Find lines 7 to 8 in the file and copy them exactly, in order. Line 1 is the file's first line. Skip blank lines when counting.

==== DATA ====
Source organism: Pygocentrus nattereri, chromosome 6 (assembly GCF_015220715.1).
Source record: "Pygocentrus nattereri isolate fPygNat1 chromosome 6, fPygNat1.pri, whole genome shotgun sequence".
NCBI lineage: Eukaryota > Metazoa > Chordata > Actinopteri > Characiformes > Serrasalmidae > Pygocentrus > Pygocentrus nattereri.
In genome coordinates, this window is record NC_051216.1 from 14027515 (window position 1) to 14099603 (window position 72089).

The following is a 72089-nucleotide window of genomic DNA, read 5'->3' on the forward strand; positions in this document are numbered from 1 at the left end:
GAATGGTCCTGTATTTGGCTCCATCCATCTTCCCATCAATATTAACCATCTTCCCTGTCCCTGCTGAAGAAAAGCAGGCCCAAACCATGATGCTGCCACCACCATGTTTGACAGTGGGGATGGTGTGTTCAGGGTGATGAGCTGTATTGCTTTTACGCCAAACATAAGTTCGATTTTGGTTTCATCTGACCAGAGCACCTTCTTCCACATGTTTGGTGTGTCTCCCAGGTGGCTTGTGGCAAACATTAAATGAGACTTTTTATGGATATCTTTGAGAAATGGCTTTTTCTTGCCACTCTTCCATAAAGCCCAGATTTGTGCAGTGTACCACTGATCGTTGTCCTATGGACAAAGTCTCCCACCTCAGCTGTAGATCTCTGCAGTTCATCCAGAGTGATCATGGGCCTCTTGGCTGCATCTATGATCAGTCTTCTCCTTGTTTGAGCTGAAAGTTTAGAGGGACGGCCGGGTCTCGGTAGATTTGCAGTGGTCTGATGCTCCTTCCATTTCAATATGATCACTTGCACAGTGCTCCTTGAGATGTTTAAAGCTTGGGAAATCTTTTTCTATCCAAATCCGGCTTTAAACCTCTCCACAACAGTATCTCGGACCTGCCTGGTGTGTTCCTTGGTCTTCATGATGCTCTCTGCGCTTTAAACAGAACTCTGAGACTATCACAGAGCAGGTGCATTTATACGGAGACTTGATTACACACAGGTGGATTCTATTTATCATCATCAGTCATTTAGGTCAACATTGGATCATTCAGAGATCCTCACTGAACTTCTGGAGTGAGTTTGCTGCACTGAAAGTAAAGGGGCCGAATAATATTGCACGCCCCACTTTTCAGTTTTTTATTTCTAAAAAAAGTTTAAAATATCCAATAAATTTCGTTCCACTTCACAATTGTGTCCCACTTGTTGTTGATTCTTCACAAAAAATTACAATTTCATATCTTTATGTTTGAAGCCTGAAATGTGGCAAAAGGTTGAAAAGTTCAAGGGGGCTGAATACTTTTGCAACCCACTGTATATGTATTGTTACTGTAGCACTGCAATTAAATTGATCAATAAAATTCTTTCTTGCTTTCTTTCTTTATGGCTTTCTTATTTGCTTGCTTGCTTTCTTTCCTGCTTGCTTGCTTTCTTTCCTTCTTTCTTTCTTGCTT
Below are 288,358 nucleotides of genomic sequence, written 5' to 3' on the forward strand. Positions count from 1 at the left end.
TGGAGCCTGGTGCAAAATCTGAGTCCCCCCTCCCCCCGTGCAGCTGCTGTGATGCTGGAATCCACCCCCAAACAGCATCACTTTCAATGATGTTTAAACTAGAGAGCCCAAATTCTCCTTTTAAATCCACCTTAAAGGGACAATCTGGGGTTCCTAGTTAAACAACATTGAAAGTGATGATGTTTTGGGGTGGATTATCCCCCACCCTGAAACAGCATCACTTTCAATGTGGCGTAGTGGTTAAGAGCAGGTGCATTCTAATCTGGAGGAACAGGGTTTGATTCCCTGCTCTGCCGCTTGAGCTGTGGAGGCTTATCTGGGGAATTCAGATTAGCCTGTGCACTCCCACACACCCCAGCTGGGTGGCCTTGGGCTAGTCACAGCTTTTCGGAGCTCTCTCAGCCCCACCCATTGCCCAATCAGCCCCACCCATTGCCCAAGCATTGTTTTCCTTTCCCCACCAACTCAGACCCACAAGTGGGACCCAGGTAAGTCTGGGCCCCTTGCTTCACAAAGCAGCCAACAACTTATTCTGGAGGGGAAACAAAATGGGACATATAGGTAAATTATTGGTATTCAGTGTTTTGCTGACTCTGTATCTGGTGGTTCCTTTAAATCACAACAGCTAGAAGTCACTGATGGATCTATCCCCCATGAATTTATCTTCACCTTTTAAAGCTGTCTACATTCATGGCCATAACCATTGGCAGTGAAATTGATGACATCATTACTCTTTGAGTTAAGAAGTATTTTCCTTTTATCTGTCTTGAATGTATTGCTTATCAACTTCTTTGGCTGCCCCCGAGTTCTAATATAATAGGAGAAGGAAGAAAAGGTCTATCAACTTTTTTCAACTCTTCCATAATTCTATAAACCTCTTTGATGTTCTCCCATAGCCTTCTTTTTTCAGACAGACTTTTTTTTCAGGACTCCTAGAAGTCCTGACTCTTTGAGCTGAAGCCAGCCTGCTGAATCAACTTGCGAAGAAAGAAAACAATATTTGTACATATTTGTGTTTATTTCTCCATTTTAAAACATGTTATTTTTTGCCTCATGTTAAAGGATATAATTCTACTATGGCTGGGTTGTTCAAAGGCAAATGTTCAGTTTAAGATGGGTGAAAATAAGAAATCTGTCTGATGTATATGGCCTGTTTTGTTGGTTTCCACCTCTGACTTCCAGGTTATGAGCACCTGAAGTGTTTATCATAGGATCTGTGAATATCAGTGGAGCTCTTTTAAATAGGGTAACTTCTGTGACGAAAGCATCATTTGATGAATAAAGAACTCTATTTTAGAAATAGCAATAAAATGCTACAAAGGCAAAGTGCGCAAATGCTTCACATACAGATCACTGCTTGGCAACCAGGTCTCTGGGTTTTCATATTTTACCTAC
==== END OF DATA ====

Below are 288,358 nucleotides of genomic sequence, written 5' to 3' on the forward strand. Positions count from 1 at the left end.
TGGAGCCTGGTGCAAAATCTGAGTCCCCCCTCCCCCCGTGCAGCTGCTGTGATGCTGGAATCCACCCCCAAACAGCATCACTTTCAATGATGTTTAAACTAGAGAGCCCAAATTCTCCTTTTAAATCCACCTTAAAGGGACAATCTGGGGTTCCTAGTTAAACAACATTGAAAGTGATGATGTTTTGGGGTGGATTATCCCCCACCCTGAAACAGCATCACTTTCAATGTGGCGTAGTGGTTAAGAGCAGGTGCATTCTAATCTGGAGGAACAGGGTTTGATTCCCTGCTCTGCCGCTTGAGCTGTGGAGGCTTATCTGGGGAATTCAGATTAGCCTGTGCACTCCCACACACCCCAGCTGGGTGGCCTTGGGCTAGTCACAGCTTTTCGGAGCTCTCTCAGCCCCACCCATTGCCCAATCAGCCCCACCCATTGCCCAAGCATTGTTTTCCTTTCCCCACCAACTCAGACCCACAAGTGGGACCCAGGTAAGTCTGGGCCCCTTGCTTCACAAAGCAGCCAACAACTTATTCTGGAGGGGAAACAAAATGGGACATATAGGTAAATTATTGGTATTCAGTGTTTTGCTGACTCTGTATCTGGTGGTTCCTTTAAATCACAACAGCTAGAAGTCACTGATGGATCTATCCCCCATGAATTTATCTTCACCTTTTAAAGCTGTCTACATTCATGGCCATAACCATTGGCAGTGAAATTGATGACATCATTACTCTTTGAGTTAAGAAGTATTTTCCTTTTATCTGTCTTGAATGTATTGCTTATCAACTTCTTTGGCTGCCCCCGAGTTCTAATATAATAGGAGAAGGAAGAAAAGGTCTATCAACTTTTTTCAACTCTTCCATAATTCTATAAACCTCTTTGATGTTCTCCCATAGCCTTCTTTTTTCAGACAGACTTTTTTTTCAGGACTCCTAGAAGTCCTGACTCTTTGAGCTGAAGCCAGCCTGCTGAATCAACTTGCGAAGAAAGAAAACAATATTTGTACATATTTGTGTTTATTTCTCCATTTTAAAACATGTTATTTTTTGCCTCATGTTAAAGGATATAATTCTACTATGGCTGGGTTGTTCAAAGGCAAATGTTCAGTTTAAGATGGGTGAAAATAAGAAATCTGTCTGATGTATATGGCCTGTTTTGTTGGTTTCCACCTCTGACTTCCAGGTTATGAGCACCTGAAGTGTTTATCATAGGATCTGTGAATATCAGTGGAGCTCTTTTAAATAGGGTAACTTCTGTGACGAAAGCATCATTTGATGAATAAAGAACTCTATTTTAGAAATAGCAATAAAATGCTACAAAGGCAAAGTGCGCAAATGCTTCACATACAGATCACTGCTTGGCAACCAGGTCTCTGGGTTTTCATATTTTACCTAC